The Roots of Crisis in Southern Africa

 
9780865430259: The Roots of Crisis in Southern Africa
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"The crisis in Southern Africa is intertwined with the struggle for world peace and human decency. In the face of increased South African repression, the international community has the obligation and capacity to forge true democracy through dialog and conciliation. To bring about change, we must understand the complexities of the situation. Ann Seidman's extensive new study provides readers this essential understanding. It is must reading for those who seek to effectively support the struggle for the liberation of Black south Africa."
-Congressman Ronald B. Dellums

"Walter Rodney's HOW EUROPE UNDERDEVELOPED AFRICA gave us a thoughtfl analysis of the prooblems faced by people in Africa who are trying to rid thenselves of the remnants of colonialism. Ann Seidman's book is a basic primer which analyzes the impact of neocolonialism. Policymakers and legislators in Congress need to read more of this kind of analysis. The information on the roles of multinationals and their self-justification of the greed that perpetuates poverty and violence in the region is especially useful."
-Mel King (Department of Urban

Studies and Planning, MIT)

"This study is non-apologetic for its common-sensical and challenging conclusions drawn from thorough-going and sensitive analysisi of every aspect of the contemporary Southern African situation. The study is based on extensive research and experience and is presented in clear, straightforward prose. The implications for regional peace, progress and development that the study reveals from its analysisi of internal trends and external involvement are important for us all."
-Willard Johnson (National Co-Chair

of ACAS, National Board Member of TransAfrica)

Excerpt. Reprinted by permission. All rights reserved.:

The Colonial Heritage Decades of colonial rule have left their mark on southern Africa. Over the years, the colonial governments erected institutional structures which impoverished the people and still today render the independent states critically dependent on South Africa.

Even the boundaries of the southern African nations bear witness to the colonial legacy. In their 19-century scramble for Africa, the colonial powers initially carved out countries without regard to economic, ethnic, or geographic realities. Colonial expansion and African efforts to retain some semblance of self-rule divided the vast region into separate mini-economies: the extensive semi-deserts of Botswana and Namibia and the mountainous outcroppings of Lesotho and Swaziland, occupied by a half million to little more than a million inhabitants each; landlocked Zambia, Zimbabwe, and Malawi, each with populations of somewhat more than 5 million, situated on more fertile land and including valuable agricultural and mineral resources; and the much larger, oddly shaped coastal states of Mozambique and Angola, ech with populations smaller than New York City. Even Tanzaia, with a population of 20 million and a low per capita income, remains economically small.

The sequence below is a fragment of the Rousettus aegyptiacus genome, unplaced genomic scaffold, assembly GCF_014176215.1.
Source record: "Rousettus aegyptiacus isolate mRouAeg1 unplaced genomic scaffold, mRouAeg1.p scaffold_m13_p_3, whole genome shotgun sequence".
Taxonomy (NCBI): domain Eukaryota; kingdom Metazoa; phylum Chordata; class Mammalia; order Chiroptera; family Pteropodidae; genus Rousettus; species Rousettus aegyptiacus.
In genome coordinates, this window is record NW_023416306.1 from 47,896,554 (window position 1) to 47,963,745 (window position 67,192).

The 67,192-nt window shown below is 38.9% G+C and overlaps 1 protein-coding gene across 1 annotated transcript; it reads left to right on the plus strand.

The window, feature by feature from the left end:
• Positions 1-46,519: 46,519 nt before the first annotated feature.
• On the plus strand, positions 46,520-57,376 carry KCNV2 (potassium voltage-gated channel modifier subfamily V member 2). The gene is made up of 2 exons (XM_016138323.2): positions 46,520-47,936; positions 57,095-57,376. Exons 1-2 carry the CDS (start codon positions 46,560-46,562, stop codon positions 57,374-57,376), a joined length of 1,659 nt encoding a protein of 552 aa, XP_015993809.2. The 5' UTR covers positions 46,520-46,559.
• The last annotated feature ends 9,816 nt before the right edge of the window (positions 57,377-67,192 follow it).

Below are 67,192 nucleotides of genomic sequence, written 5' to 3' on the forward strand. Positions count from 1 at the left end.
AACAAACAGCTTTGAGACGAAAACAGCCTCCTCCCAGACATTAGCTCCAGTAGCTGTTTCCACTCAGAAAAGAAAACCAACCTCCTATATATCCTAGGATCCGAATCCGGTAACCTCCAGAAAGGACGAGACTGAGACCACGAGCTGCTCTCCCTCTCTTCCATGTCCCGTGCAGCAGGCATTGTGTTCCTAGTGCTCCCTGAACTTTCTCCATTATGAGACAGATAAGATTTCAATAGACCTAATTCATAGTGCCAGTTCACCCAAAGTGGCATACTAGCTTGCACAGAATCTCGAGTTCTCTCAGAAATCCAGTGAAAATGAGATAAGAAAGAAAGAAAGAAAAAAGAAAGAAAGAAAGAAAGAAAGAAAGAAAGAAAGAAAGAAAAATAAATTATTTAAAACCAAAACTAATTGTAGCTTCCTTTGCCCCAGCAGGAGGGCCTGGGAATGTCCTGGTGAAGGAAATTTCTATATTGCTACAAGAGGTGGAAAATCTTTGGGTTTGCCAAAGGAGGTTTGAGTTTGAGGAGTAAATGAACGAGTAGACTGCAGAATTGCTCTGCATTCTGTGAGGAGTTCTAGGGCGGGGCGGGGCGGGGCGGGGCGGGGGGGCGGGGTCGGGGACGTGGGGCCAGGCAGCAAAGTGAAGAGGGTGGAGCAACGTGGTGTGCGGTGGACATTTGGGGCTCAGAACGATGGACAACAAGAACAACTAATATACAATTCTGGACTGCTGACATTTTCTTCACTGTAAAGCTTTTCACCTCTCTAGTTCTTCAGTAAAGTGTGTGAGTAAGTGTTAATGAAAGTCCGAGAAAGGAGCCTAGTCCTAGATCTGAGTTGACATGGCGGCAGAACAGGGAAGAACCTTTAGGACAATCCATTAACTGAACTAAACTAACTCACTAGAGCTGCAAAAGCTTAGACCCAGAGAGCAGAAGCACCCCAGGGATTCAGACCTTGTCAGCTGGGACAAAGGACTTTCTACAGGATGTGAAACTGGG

The independent countries are not small in land area. Combined, they spread over a territory almost as big as the continental United States and considerably larger than Europe. Overpopulation is not a problem. None of them, even Malawi, the most densely populated, has as many inhabitants per square kilometer as a typical European nation. Nor do they lack resources. SouthernAfrica, as a region, is rich. It boasts some of the most valuable mineral resources in the world. Its fertile agricultural soils and varied climates allow it to grow and export practically every variety of food and agricultural raw material.

The basic problem confronting all these countries is the poverty of the majority of the population, reflected in part by the relatively low per capita incomes.

This pervasive poverty in the independent countries of southern Africa has been caused largely by inherited colonial institutions which denied the majority of the African population control over the rich resources of the region.

To provide a background for inderstanding these causes, this chapter summarizes:

The way the typical colonial state turned over the best lands in southern Africa to a handful of white settlers and companies to produce export crops and minerals, forcing African peasant families to provide low-cost labor; and the marginal changes made by the post-independence governments in the distorted allocation of resources.

The legacy of social disruption, illiteracy, malnourishment, and shortened life expectancy inherited by the peoples of the region.

The impact of the worldwide recession of the late 1970s and early 1980s that - regardless of the widely diverse policies adopted by their respective governments - engulfed the newly independent southern African states.

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